The UK Government is to raise the state pension age to 68 from 2037, seven years earlier than planned.
The announcement was made just before the House of Commons broke for the Summer recess period, giving Members no time to question government ministers on the change. New analysis from the House of Commons library found that each person affected by the change stood to lose around £9,800. (https://www.theguardian.com/money/2017/jul/24/state-pension-changes-will-cost-7-million-people-10000-each)
This will have a detrimental impact on a large number of people in both Inverclyde and Scotland, meaning they will be forced to wait another year for their state pension.
The UK Government is already causing unnecessary pain for the Women Against State Pension Inequality (WASPI) and now we have more bad news on pensions.
As my SNP colleagues have stated, we will continue to call for the establishment of an independent Savings and Pensions Commission to responsibly consider pension policies.
I would like to remind constituents in Inverclyde that the deadline for renewing tax credits is 31st July and anyone who fails to renew by the deadline could lose their payments.
Importantly, you still need to complete your renewal pack even if you’re not making a claim for the coming year. This is something which many people do not realise and thus don’t complete the documentation, which means they may not be paid the right amount of tax credits for the current year.
For more information please visit Gov.uk website – https://www.gov.uk/renewing-your-tax-credits-claim
I was pleased to sit down with both the Chief Executive and Chairman of NHS Greater Glasgow and Clyde, alongside my colleague Stuart McMillan MSP, to discuss health services in Inverclyde.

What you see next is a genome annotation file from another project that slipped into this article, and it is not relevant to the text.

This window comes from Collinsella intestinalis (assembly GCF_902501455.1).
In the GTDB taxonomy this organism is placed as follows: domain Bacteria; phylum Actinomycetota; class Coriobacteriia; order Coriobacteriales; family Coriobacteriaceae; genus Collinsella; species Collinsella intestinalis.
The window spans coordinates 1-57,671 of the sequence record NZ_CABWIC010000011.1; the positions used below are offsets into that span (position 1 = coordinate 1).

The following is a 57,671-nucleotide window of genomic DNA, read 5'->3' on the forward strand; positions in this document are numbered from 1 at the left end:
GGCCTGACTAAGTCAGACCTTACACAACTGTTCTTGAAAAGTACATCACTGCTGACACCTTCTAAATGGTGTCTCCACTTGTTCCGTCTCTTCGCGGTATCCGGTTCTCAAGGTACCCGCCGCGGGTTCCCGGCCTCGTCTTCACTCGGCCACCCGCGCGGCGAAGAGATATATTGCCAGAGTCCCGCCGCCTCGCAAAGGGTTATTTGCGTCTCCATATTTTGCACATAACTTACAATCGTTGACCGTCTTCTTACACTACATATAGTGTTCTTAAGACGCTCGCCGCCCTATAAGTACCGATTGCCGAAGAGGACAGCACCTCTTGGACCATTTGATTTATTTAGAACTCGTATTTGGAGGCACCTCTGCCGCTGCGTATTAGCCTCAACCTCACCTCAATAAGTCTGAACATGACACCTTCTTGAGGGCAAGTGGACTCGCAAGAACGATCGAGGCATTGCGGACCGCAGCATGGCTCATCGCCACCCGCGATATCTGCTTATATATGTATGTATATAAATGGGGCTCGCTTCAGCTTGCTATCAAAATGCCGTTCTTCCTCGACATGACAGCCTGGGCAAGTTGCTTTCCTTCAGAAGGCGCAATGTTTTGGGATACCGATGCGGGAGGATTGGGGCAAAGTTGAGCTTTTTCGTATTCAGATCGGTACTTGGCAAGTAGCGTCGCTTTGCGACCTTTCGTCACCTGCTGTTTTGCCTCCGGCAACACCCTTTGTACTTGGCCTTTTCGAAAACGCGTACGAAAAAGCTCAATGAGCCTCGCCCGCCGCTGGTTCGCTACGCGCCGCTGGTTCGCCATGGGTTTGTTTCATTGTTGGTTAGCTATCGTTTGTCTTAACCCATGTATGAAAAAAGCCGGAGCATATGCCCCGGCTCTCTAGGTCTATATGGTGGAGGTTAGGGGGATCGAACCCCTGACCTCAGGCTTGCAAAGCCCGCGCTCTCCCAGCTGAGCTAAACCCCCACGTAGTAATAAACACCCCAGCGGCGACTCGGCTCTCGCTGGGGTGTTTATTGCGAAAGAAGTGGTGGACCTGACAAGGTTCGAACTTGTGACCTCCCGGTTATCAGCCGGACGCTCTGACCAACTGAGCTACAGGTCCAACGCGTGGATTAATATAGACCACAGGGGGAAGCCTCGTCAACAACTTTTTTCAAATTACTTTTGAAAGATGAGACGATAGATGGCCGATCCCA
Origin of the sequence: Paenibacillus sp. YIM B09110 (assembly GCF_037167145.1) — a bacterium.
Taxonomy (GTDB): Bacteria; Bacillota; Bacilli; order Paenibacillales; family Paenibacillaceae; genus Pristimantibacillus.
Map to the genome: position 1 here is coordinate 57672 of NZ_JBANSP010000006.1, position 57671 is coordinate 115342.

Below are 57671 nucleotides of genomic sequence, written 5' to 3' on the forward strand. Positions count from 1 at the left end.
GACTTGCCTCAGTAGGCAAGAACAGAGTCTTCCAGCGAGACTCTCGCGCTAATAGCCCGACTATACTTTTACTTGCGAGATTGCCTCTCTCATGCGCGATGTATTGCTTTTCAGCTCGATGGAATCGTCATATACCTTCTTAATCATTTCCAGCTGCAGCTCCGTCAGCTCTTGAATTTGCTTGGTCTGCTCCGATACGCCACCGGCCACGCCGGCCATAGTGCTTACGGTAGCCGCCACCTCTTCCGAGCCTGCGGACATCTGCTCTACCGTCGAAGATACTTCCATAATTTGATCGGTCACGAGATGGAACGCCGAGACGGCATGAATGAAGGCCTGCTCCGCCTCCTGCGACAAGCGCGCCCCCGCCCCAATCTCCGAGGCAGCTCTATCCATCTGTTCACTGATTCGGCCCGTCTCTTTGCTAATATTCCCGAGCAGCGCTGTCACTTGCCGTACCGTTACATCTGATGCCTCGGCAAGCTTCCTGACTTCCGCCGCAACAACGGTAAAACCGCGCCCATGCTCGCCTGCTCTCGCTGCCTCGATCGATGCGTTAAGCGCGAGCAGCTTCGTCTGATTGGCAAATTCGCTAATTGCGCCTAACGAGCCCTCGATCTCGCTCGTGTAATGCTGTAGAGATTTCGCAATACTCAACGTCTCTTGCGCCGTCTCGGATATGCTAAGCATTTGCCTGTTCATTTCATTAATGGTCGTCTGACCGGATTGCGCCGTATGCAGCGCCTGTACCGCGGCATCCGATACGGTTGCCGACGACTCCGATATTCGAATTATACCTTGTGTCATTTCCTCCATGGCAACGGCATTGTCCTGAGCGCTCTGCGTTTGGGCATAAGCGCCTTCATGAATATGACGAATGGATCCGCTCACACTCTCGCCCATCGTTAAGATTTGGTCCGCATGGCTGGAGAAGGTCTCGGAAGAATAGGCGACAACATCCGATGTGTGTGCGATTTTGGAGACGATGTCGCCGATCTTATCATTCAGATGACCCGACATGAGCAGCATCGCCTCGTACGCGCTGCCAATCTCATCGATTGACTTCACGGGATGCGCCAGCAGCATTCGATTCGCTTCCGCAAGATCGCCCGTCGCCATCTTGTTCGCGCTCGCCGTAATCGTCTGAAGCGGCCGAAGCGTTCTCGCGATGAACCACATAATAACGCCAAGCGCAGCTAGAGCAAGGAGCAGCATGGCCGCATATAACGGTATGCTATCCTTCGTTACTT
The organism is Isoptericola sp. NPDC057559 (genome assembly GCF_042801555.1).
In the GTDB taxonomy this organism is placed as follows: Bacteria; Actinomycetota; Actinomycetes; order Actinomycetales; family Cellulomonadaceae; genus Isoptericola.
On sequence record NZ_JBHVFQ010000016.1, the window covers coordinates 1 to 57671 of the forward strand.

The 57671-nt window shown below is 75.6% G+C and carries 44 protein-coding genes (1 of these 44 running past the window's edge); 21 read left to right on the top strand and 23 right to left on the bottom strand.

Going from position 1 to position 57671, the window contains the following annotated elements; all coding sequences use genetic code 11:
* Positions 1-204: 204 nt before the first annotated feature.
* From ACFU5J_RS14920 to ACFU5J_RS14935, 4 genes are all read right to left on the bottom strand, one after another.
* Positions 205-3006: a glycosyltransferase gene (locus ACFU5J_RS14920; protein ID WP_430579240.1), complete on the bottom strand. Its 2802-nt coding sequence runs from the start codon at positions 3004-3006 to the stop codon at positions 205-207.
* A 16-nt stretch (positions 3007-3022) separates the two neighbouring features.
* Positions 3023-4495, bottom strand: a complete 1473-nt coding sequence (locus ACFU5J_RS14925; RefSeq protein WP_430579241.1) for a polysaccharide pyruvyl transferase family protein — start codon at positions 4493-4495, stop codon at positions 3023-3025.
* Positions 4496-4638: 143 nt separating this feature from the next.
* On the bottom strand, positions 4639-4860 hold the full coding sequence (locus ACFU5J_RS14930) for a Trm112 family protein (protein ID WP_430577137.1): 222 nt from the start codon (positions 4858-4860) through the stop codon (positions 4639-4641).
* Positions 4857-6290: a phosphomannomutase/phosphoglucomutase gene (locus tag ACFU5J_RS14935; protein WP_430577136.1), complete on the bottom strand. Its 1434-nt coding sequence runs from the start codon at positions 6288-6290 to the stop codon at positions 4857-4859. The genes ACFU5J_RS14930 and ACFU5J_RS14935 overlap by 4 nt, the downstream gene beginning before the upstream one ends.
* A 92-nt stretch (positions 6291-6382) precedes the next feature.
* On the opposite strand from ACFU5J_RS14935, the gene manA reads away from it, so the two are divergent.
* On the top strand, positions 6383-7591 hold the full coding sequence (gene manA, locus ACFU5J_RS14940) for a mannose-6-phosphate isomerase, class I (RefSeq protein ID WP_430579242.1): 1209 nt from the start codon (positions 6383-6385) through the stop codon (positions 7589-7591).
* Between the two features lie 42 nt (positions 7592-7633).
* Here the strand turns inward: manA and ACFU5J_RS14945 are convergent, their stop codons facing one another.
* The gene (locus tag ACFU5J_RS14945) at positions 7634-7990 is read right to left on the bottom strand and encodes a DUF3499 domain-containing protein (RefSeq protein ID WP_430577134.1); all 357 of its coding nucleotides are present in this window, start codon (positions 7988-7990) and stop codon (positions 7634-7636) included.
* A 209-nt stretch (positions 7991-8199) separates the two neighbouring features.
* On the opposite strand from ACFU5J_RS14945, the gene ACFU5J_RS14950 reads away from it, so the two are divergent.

During the discussion, the health board indicated they will be working with elected representatives through stakeholder management as a way of keeping us informed of what’s happening with local health services. This includes the new mental health unit and Greenock Health Centre which will be welcome additions to local services in Inverclyde.
I believe the health board are keen to undertake more engagement and consultation with the public over the health services they receive and what actions can be taken to improve service delivery. This can only be a good thing as more constructive discussion with the public and health service users should bring about service delivery which is more responsive to Inverclyde and the west of Scotland.
When is the UK Government going to comprehend that drug reform is a health issue and the war on drugs, as it has been waged for the last hundred years, has failed.
The current approach isn’t working and we need a fundamental change of philosophy. There is a growing body of well-informed people that say it’s time to decriminalise and legalise drugs.
Stamping down hard on the criminals that controls the growth, harvesting and distribution of drugs has only increased the levels of violence, fear and corruption which is used to hold onto and grow their marketplace. Once we started a war that we were never going to win, ending it becomes increasingly difficult.